Hannah Sycamore reviews the Manchester City Art Gallery’s First Cut exhibition.
Awful pun I know! The First Cut was in fact a truly superb exhibition that was on throughout November, December and into January in our very own metropolis of North-Manchester (which the gallery constantly reminded you of by filling the hall surrounding the exhibition space with Lowrys). The City Art Gallery hosted 31 contemporary artists who work solely with paper. Paper works were integrated throughout the whole gallery. To be perfectly honest, I only went as I was curious as to how mere paper could fill such a large space. I was astounded by what could be achieved with what is essentially a humble and accessible medium. The exhibits ranged from large to small. Mia Pearlman created a wonderful ceiling to floor nebula (based on imagery from the Hubble telescope) completely out of black paper. Claire Brewster carefully cut butterflies and birds, which were spread throughout other sections in the City Art Gallery, transporting the exhibition into all artistic eras and tactfully merging painting and contemporary craft. I adored this element of the exhibition; it was as if the butterflies had broken free from their restrictive contemporary setting and merged with the 17th and 18th century in a completely harmonious way. I was impressed not only with the quality, scale and sheer imagination of these works but also with the gallery’s construction of the exhibition. They successfully demonstrated the success of a variety of contemporary artists working with a rather humble medium.
Of all the artists on display, two particularly caught my eye. These were the works of Su Blackwell and Beatice Coron. Blackwell works with copies of old fairytales or fictional stories to create works relating to the text. Some (especially book lovers) would probably view this as carnage and akin to burning books (as Blackwell is essentially destroying the book during her artistic process). However, I would disagree. At the exhibition she displayed a rather small work inside a black box, lit by tiny spotlights, illuminating the creation within. What she had created to my mind was a physical embodiment of the ‘escapism’ you experience while reading a book. Blackwell created a complete Wuthering Heights out of Wuthering Heights. I felt she fully encapsulated the imaginary world into which we enter when reading Wuthering Heights through a physical representation of her own perception of the house. When I imagine Wuthering Heights, I envisage a lost romantic house on the Yorkshire moors. I feel Blackwell captured this imaginary, romantic world in her own paper Wuthering Heights. The theme of imagined worlds and fairy tales runs throughout the exhibition and Blackwell’s fantasy world is mirrored in Manabu Hangei’s leafy forest, into which we can literally immerse ourselves within the gallery space. In this forest we can transport ourselves to another world, in the same way that we transport ourselves to the world of Heathcliff and Cathy when we peer down on Blackwell’s creation.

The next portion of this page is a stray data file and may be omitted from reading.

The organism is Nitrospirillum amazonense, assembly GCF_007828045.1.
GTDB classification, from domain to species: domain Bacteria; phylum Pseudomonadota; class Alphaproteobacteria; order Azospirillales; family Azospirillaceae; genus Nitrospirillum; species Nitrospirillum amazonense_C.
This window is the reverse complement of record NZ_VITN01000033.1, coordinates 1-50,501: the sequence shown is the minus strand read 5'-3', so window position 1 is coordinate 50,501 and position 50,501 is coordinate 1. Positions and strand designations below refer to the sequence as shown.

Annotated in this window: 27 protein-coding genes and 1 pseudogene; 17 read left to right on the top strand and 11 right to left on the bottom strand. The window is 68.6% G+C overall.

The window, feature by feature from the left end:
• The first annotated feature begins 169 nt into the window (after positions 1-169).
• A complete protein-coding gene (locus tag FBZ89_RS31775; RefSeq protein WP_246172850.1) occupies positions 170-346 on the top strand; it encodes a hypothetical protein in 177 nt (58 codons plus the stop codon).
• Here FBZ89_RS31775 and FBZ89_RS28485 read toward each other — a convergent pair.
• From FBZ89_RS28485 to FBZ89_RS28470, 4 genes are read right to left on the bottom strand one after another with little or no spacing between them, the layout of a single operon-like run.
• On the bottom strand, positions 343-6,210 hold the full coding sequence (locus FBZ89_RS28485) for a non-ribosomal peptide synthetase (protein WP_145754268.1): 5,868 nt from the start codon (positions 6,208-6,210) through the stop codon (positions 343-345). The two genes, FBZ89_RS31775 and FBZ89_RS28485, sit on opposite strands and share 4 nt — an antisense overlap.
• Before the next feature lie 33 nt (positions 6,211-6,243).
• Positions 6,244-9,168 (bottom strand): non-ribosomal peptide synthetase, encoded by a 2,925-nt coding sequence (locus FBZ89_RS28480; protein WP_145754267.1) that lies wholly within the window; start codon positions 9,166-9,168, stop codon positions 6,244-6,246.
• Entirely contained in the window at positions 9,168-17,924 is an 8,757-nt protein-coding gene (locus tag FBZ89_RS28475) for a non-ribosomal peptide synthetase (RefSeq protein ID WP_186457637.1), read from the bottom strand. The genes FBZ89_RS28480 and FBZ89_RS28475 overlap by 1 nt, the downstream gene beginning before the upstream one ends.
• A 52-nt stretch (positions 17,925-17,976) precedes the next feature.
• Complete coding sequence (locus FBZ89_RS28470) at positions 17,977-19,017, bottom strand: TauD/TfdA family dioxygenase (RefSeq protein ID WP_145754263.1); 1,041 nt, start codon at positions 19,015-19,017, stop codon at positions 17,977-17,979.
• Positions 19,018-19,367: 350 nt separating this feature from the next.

The other artist who caught my attention is more interested in modernity than fantasy life. Beatrice Coron creates detailed works out of a single sheet of black card, into which she carves intricate scenes. In a sense her works are fantasy, as they show living skeletons within the swirl of the modern metropolis. In a second piece the skeletons are trapped. The skeletons appear working, cooking, cleaning and performing the monotonous tasks of everyday drudgery in their private domestic spheres. The figures are ground down by the world around them and trapped within domestic confines. Her work expresses the monotony of everyday life and the inevitability of our own fatality. Despite their rather morbid nature, I found these ‘papercuts’, as Coron calls them, to be beautiful. Coron has my full respect as I suspect she must have the patience of a saint in order to complete such large yet precise and intricate works!
All in all a fantastic, well laid out, originally curated and stimulating exhibition. But more than that – it was inspiring. I could not believe that paper, as such an accessible medium, could create such intricate and impressive artwork.
Image by Greg Myers